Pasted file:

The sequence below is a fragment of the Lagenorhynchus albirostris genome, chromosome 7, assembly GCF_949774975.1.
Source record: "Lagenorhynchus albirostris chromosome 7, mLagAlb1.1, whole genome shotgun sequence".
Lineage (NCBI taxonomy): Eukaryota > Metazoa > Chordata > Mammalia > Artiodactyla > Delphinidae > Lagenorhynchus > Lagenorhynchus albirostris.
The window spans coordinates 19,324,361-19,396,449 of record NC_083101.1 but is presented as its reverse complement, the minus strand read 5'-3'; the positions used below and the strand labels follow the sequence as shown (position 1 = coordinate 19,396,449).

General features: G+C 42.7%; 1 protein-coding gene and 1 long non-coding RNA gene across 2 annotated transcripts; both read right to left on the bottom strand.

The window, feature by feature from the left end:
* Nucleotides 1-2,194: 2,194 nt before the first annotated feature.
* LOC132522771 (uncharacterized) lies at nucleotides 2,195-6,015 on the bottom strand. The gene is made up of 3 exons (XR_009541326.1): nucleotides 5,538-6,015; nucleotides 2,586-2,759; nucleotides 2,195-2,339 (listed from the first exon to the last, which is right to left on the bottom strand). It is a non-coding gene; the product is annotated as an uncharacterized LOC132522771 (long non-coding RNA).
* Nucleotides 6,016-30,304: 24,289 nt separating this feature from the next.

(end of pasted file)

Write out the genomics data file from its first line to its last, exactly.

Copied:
The sequence below is a fragment of the Lagenorhynchus albirostris genome, chromosome 7, assembly GCF_949774975.1.
Source record: "Lagenorhynchus albirostris chromosome 7, mLagAlb1.1, whole genome shotgun sequence".
Lineage (NCBI taxonomy): Eukaryota > Metazoa > Chordata > Mammalia > Artiodactyla > Delphinidae > Lagenorhynchus > Lagenorhynchus albirostris.
The window spans coordinates 19,324,361-19,396,449 of record NC_083101.1 but is presented as its reverse complement, the minus strand read 5'-3'; the positions used below and the strand labels follow the sequence as shown (position 1 = coordinate 19,396,449).

General features: G+C 42.7%; 1 protein-coding gene and 1 long non-coding RNA gene across 2 annotated transcripts; both read right to left on the bottom strand.

The window, feature by feature from the left end:
* Nucleotides 1-2,194: 2,194 nt before the first annotated feature.
* LOC132522771 (uncharacterized) lies at nucleotides 2,195-6,015 on the bottom strand. The gene is made up of 3 exons (XR_009541326.1): nucleotides 5,538-6,015; nucleotides 2,586-2,759; nucleotides 2,195-2,339 (listed from the first exon to the last, which is right to left on the bottom strand). It is a non-coding gene; the product is annotated as an uncharacterized LOC132522771 (long non-coding RNA).
* Nucleotides 6,016-30,304: 24,289 nt separating this feature from the next.